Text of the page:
Claudia Kajiyama: There are a few suppliers of MgO PPLN around the world, but to the best of my knowledge, no company in Brazil has announced selling or developing this type of product.
BayBrazil: The proportion of women in your field is very low. What are the challenges to be minority in the workplace?
Claudia Kajiyama: The environment at CTI is pleasant, and people easy to work with, I am very fortunate in this respect and I don’t particularly feel many challenges as a woman. There were a couple of occasions, while providing technical support to customers abroad, when I felt the need of being very assertive to overcome the challenge of being a woman scientist. Maybe, another challenging situation was to be able to balance motherhood with being a scientist, once our son was born. It wasn’t easy to find breaks to pump milk for the baby and bring to work everyday a bag with pump, bottles, etc. Not easy, but still doable.
BayBrazil: What can educators and parents do to encourage girls to pursue careers on engineering and sciences?
Claudia Kajiyama: Children are very curious individuals and fearless of questioning; it applies to both boys and girls. Stimulating curiosity and the questioning on how things work can awake the interest for science. As for educators, if they recognize that instruction is inquiry-based and hands-on, and that students engage in problem solving as cooperative teams, it may result that both boys and girls are motivated to pursue activities in science, engineering, technology.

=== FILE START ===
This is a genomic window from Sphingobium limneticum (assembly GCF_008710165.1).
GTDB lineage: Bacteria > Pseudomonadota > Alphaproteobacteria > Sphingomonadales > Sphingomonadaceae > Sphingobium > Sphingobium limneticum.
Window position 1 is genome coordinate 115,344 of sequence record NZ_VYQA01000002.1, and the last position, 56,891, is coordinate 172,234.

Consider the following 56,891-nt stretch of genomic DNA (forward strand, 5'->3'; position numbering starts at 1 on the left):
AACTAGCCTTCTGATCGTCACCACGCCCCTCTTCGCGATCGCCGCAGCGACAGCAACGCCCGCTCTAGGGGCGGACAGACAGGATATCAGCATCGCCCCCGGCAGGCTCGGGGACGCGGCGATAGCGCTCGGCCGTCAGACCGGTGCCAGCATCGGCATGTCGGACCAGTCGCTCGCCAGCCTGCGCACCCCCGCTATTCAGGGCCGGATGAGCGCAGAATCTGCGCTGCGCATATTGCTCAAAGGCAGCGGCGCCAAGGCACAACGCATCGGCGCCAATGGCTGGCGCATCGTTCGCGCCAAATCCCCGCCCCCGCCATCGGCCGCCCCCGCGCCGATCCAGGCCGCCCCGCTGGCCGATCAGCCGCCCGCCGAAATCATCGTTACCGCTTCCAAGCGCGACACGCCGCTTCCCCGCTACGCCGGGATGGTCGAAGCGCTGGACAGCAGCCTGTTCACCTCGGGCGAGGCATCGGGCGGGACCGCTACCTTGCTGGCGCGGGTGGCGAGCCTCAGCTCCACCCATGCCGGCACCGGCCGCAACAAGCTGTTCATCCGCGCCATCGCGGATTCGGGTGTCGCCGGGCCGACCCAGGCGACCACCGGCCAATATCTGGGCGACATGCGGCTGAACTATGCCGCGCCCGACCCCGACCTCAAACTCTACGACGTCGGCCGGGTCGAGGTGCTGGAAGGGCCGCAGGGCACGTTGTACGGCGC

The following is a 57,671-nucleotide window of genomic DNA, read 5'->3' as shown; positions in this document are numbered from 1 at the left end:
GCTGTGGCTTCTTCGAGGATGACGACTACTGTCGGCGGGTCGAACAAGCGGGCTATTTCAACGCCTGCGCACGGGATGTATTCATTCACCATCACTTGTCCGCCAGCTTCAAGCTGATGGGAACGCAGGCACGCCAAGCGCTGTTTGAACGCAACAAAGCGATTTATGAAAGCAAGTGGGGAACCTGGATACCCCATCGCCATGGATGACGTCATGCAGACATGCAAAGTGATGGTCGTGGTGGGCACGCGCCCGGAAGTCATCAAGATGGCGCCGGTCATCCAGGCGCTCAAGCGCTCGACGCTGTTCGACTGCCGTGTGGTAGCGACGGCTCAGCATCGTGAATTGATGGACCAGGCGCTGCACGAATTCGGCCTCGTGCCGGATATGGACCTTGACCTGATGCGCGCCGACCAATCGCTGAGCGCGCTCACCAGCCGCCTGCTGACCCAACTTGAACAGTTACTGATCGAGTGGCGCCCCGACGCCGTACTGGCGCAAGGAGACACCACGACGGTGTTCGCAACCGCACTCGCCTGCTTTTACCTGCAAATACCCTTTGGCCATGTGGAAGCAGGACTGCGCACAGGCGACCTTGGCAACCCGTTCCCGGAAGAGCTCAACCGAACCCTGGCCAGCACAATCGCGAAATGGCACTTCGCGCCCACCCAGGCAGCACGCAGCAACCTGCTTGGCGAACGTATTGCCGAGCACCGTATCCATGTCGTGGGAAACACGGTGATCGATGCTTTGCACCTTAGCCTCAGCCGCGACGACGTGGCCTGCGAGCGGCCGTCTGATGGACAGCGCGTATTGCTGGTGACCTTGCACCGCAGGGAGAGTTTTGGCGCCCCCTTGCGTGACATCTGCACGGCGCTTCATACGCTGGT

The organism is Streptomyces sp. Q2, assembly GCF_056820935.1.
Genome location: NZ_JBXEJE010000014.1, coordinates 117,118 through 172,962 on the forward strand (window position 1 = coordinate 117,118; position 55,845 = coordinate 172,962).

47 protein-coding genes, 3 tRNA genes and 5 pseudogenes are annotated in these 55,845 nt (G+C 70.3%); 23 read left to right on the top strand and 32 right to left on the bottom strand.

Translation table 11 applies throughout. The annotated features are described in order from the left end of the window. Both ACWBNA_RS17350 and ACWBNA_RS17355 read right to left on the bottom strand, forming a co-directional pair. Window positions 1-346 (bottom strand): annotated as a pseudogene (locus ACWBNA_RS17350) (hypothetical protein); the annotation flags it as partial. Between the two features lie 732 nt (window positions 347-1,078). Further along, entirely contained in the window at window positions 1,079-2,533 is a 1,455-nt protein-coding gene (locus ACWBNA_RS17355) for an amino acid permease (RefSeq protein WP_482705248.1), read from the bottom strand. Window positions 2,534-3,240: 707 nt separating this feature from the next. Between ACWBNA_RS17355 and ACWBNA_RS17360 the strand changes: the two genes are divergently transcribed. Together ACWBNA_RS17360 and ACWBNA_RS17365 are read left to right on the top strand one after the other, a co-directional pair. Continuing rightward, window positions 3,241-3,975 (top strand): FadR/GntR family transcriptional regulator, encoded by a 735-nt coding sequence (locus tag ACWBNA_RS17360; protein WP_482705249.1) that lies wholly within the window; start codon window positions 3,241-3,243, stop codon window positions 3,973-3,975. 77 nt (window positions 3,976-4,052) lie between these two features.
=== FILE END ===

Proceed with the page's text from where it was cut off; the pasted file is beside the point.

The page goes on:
BayBrazil: How was your transition from Brazil to Silicon Valley?
Claudia Kajiyama: The transition was quite smooth, I would say. I came to the Bay Area in 1998 to do my post-doc at Stanford University. Initially, I received a grant from FAPESP to develop a project in “one year post-doc”, but the research evolved well and I got an extension to do a second year. A few months in the second year, I started consulting for CTI and it was a fruitful consultancy for both sides. A little over 1.5 years of consulting job passed, when I joined the regular staff in 2001. In the first year of my stay I met through the Brazilian Student Association at Stanford, Bruno Kajiyama, a Brazilian who was living abroad for many years already. Things in my life seem to happen concomitantly and needless to say that we got married, approximately in the same time period that I became a regular employee at CTI.
BayBrazil: What does your Brazilian background represent in your workplace?
Claudia Kajiyama: The Brazilians are cheerful, creative and friendly; these characteristics have helped in the workplace, especially when interacting with other departments and getting things done without much hassle. When some improvise was necessary in experimental set-ups the Brazilian creativity came in handy.
BayBrazil: How has the multicultural Silicon Valley impacted your life?
Claudia Kajiyama: It impacted in a very positive way. I have several good friends of different nationalities and I interact with people, who were born in distant countries from Brazil, and that I never imagined I would meet before I came here. It is so enriching, being able to learn stories and experiences of life from people born on the other side of the globe. I learned that despite of different cultures and ways of react to situations, we are all the same in essence.